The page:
CLEVELAND, Ohio — Don Bragg, at 77, is track and field’s lion in winter. An outlandish man, even by the standards of his extreme event, pole vaulting, Bragg never realized his post-Olympic dream of playing Tarzan in the movies. But he can still raise a ruckus.

In a recent telephone interview, Bragg said disgraced, drug-abusing cyclist Lance Armstrong, who dominated his sport with seven straight Tour de France victories, should be able to compete again. “I like him now more than I did before,” said the outspoken Bragg, the 1960 Olympic pole vault gold medalist, who was famous in an era of enforced amateurism for his feuds with the sport’s bureaucrats.

“At least he finally said, ‘OK, I took it (performance-enhancing drugs). I’m clean. I want to compete again.’ But they say no,” said Bragg.

The eight-year ban on Armstrong in cycling, triathlons and any other Olympic sport with a national federation is draconian compared to the six-month bans others received. That is due to Armstrong’s years of lying about using PEDs and the vile way he used lawsuits to bully, harass and sometimes ruin accusers.

Bragg believes drug-testing techniques at the time were simply behind those of drug users at the top level of cycling. “They say Armstrong was taking drugs, but so were another two or three dozen guys in his races,” said Bragg. “They were all on stuff. It was just who could hide it the best, whose doctor or research scientist had discovered the best way to hide what they were taking.”

Bragg, the last Olympic gold medalist to use a metal pole, knows about the uneven playing field. The sudden shift in competitive values in pole vaulting in the 1960s occurred because, under the rules, poles can be made out of anything. The fiberglass pole was a legal performance-enhancer.

The change to a new, gymnastics-based style on a much more flexible pole embittered Bragg and made his world record obsolete overnight. Bragg once showed up, uninvited, at the birthday party of 1972 Olympic bronze medalist Jan Johnson. “Steve Smith was supposed to meet me there, but he was about two hours late,” said Bragg. Smith, a 1972 Olympian, was a long-haired, flamboyant character who routinely took his practice jumps in baggy red ski pants and suspenders.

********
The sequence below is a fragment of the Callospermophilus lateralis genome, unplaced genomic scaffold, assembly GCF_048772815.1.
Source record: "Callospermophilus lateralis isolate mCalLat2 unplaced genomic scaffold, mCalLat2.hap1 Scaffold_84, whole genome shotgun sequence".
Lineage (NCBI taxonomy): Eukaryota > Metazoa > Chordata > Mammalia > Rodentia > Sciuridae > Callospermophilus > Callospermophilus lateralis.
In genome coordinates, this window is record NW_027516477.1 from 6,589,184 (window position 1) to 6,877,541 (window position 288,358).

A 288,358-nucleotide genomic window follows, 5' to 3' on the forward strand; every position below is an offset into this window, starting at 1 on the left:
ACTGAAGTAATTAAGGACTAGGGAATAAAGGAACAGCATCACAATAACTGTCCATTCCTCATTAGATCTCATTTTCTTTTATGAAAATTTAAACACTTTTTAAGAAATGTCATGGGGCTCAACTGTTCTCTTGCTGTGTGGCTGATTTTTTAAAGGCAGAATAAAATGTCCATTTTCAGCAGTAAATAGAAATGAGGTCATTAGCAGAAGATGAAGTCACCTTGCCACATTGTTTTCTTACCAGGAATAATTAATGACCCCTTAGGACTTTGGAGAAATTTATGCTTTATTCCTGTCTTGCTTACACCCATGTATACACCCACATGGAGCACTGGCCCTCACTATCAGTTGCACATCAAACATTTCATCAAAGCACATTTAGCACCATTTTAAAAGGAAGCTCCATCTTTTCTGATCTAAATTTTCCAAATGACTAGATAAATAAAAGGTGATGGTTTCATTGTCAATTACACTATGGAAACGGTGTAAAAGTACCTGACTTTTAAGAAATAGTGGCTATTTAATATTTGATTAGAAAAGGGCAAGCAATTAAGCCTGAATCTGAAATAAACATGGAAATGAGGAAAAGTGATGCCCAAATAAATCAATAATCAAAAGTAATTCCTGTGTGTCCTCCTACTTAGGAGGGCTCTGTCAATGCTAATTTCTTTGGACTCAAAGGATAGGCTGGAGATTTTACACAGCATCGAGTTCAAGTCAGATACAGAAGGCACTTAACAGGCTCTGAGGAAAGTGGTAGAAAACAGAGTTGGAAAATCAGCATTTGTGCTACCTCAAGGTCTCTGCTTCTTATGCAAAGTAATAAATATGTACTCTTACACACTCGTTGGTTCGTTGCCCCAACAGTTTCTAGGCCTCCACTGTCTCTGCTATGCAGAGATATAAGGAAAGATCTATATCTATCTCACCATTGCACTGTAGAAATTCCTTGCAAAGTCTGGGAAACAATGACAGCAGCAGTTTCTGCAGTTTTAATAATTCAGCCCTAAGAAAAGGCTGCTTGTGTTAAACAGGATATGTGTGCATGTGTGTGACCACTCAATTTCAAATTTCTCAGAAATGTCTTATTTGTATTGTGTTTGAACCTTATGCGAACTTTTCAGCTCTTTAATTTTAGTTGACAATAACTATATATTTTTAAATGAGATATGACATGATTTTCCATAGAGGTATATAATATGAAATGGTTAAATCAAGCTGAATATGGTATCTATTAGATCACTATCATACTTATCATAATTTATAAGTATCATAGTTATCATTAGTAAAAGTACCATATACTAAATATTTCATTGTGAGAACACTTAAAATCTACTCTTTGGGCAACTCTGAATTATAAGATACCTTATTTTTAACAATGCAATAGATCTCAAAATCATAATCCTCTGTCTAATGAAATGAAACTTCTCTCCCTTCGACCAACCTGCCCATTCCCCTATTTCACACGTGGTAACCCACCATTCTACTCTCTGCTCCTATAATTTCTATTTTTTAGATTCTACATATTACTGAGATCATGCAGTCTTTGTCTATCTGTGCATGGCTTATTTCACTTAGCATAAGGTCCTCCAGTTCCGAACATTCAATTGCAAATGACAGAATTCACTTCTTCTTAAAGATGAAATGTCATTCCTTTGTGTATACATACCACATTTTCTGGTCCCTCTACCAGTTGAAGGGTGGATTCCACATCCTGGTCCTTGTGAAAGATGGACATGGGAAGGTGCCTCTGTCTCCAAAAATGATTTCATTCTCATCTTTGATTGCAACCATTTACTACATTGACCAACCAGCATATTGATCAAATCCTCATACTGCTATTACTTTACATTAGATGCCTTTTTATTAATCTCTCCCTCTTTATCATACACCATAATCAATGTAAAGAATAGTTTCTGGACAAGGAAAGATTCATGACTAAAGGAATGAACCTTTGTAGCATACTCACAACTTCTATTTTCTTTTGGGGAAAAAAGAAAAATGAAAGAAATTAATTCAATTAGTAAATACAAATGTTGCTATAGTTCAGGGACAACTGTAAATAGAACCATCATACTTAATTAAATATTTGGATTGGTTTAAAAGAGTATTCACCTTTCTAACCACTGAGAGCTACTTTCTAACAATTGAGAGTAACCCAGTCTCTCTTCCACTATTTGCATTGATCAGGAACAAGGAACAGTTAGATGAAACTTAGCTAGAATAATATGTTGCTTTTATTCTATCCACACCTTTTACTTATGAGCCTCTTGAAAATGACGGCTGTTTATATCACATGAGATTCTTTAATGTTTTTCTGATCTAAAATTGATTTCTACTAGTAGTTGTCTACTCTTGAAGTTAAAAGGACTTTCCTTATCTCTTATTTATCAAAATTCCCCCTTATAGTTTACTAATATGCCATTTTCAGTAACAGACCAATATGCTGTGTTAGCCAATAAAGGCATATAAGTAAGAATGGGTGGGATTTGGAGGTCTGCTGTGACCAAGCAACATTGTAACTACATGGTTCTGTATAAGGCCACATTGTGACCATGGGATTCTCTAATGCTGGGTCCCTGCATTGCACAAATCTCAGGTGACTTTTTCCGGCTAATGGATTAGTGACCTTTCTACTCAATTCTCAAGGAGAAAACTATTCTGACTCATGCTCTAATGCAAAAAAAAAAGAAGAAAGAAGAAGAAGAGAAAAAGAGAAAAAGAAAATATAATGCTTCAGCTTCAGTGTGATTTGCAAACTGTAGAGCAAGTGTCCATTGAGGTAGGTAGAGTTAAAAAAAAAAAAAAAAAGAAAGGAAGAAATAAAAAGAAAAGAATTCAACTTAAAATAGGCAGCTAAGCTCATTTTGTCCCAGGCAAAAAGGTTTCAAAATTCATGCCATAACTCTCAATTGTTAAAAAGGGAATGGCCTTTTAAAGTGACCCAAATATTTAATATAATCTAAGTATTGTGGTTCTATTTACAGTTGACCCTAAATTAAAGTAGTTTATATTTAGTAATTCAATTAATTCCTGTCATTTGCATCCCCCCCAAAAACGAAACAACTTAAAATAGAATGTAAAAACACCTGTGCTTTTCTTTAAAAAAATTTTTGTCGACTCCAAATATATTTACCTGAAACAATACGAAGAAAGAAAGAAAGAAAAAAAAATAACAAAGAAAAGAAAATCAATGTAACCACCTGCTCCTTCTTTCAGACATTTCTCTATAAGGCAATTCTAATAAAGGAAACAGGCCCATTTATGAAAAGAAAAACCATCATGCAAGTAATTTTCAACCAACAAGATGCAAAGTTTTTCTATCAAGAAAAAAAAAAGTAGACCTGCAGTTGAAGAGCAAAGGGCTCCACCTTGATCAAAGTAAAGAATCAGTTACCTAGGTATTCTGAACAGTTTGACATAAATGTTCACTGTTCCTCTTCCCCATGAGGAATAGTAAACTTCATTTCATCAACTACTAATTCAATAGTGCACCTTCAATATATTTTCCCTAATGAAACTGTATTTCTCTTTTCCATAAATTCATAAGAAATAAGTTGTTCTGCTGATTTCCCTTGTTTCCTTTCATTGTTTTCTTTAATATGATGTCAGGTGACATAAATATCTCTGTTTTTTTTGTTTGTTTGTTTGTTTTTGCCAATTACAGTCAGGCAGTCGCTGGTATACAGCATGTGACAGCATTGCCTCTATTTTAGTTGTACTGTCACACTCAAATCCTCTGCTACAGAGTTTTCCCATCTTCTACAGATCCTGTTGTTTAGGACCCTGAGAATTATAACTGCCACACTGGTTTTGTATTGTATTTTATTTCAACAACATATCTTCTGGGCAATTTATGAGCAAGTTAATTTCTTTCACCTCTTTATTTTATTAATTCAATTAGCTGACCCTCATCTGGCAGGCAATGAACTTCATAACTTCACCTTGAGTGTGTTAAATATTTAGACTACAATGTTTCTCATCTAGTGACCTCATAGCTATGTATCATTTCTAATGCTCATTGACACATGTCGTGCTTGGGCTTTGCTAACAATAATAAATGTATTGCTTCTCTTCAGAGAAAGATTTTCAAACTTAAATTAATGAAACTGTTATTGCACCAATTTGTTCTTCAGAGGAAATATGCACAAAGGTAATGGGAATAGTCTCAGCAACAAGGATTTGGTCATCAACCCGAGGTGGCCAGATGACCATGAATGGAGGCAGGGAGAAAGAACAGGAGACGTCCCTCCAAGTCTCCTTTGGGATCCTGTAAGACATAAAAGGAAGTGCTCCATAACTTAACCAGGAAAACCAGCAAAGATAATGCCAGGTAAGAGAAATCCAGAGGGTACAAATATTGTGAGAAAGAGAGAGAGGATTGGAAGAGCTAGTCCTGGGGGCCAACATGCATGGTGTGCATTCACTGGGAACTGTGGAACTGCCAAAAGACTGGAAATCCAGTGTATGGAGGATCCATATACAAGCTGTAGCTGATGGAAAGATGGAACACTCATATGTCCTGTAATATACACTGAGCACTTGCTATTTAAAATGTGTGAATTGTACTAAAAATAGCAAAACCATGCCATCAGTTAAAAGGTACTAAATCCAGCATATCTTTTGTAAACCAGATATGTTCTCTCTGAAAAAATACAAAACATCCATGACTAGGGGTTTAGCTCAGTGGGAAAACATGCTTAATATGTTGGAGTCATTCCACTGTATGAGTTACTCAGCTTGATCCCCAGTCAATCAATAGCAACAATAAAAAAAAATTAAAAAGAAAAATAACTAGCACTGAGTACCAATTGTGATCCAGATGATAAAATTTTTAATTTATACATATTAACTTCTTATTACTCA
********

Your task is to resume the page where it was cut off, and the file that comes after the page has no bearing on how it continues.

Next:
“When Smith showed up, I chased him around a while, and we jumped over the bonfire,” Bragg said, in a matter-of-fact tone, indicating that hurdling a roaring fire was no big deal.

As he left, Bragg called all the fiberglass pole vaulters at the party a pejorative word that can best be euphemized as “sissies.”

“I had a drop or two of Captain Morgan’s (rum) in me. I had set a world record on an inferior piece of equipment. Remember, my name is Bragg,” he said.

Doping occurred even in Bragg’s day. Danish cyclist Knud Jensen died during competition at the 1960 Olympics. An autopsy revealed traces of amphetamines in his system. “They were doing some (stuff) even then,” said Bragg.

Interviewed for a chapter on the great pole vaulters of the past in “Above and Beyond” — my biography of Tim Mack, the 2004 Olympic gold medalist from Westlake and St. Ignatius — Bragg said of the PED plague in track and field: “I’m a guy who wants to legalize everything. You get tested by doctors, and if you have any liver or kidney problems, you get shut down for a while. At least everybody would be honest then.”

Asked if he still felt that way, Bragg said, “Now why would this (Armstrong’s confession) alter my opinion?”

On the elite level, doctor-supervised use of PEDs would have curtailed some of the advantages Armstrong enjoyed. He had the best doctors, the most money and the least reluctance to try to intimidate or buy off authorities.

Legalizing PEDs is not going to happen anytime soon. In the meantime, Bragg wonders how Armstrong, one of the best endurance athletes ever, would fare if he and everyone else were clean. “Why, hell, man, Armstrong made a confession,” said Bragg. “You can check him anytime you want to. You can wake him up in the middle of the night if you want to do a test, and he says he’ll pass it. So he can’t compete anymore because he once took drugs?”

Bragg doesn’t get it. He knows every lion yearns for the chase.


Armstrong Vaulter Magazine
Armstrong Vaulter Magazine

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